Separating the Components of a Mixture
- Many of the material around us are mixtures, these mixtures have two or more than two constituents mixed in them.
- It may not be possible to use a mixture as such in homes and in industries. We may require only one or two separate constituents of a mixture for our use.
- So, we have to separate the various mixtures into their individual constituents to make them useful in our daily life.
- The various constituents of a mixture have different physical properties such as density, solubility, size of particles volatility, boiling points, etc.
- "Heterogeneous mixtures can be separated into their respective components by simple physical methods such as handpicking, sieving, filtration etc. in everyday life."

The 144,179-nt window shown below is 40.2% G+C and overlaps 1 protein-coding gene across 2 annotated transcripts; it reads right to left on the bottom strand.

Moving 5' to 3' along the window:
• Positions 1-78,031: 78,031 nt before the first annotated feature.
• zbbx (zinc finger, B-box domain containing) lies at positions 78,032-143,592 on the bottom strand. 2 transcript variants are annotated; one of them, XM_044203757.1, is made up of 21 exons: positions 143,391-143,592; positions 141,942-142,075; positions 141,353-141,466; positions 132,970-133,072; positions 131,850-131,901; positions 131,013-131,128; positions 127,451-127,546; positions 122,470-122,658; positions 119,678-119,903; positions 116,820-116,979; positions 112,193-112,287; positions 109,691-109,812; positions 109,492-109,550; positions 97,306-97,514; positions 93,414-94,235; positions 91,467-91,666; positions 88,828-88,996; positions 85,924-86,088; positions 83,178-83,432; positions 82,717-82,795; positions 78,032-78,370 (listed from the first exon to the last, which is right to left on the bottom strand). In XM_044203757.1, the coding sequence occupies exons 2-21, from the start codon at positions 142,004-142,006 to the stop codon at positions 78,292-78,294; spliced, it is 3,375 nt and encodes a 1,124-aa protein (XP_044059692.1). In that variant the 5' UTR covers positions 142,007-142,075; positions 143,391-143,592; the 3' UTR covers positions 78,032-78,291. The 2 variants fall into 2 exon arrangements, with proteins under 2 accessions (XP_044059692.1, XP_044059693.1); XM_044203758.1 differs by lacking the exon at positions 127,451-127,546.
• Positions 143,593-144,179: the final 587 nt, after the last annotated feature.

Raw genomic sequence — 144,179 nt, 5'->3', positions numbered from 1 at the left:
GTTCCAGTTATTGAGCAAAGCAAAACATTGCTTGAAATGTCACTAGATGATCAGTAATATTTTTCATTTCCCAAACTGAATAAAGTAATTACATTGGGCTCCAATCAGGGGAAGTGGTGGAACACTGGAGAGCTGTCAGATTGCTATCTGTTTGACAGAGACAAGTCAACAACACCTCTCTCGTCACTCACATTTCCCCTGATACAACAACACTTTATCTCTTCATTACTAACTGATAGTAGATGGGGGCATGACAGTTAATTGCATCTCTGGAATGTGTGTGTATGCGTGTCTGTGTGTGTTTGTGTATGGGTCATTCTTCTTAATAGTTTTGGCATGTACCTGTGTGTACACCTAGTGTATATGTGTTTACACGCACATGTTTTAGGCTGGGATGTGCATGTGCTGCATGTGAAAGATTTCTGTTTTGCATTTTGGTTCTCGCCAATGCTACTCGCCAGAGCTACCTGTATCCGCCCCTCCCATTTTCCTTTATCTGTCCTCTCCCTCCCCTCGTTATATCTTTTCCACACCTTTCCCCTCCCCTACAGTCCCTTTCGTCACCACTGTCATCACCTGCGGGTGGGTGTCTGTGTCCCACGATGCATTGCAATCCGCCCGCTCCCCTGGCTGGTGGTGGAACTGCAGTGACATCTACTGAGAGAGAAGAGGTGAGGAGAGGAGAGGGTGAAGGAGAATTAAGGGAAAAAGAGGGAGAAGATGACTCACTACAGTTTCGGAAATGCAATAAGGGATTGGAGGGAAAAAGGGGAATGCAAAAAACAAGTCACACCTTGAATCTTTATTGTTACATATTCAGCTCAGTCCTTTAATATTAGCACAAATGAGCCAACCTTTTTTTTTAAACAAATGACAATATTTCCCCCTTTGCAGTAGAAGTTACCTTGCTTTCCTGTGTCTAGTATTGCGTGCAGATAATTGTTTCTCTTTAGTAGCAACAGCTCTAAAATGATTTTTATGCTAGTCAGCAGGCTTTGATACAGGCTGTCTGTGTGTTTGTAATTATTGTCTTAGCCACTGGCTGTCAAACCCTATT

- However, for separating homogeneous mixtures special techniques are employed depending upon the difference in one or more.
1. Separation of Coloured Components (Dye) from Blue or Black Ink
- The blue ink (or black ink) used in fountain pens is a liquid mixture. It is a mixture of a 'dye' in water.
- We can separate the coloured component (dye) by the process of evaporation. In process of separation, we do not heat the china dish containing ink directly over the flame.
- This is because the 'dye' obtained from ink can get decomposed by the high temperature produced by the direct heating with a burner. We use a 'water bath' for evaporating ink.
➢ Experiment to obtain Coloured Component (Dye) from Ink
- We take a beaker and fill it half with water (as a water bath). About 5 ml of ink (Blue ink or black ink) is put in a china dish. The china dish containing ink is then placed over the mouth of the beaker containing water, which is kept on a tripod stand.